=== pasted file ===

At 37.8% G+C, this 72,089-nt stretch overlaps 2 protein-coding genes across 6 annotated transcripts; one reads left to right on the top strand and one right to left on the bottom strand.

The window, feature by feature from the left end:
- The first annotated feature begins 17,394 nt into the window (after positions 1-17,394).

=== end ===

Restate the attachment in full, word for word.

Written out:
At 37.8% G+C, this 72,089-nt stretch overlaps 2 protein-coding genes across 6 annotated transcripts; one reads left to right on the top strand and one right to left on the bottom strand.

The window, feature by feature from the left end:
- The first annotated feature begins 17,394 nt into the window (after positions 1-17,394).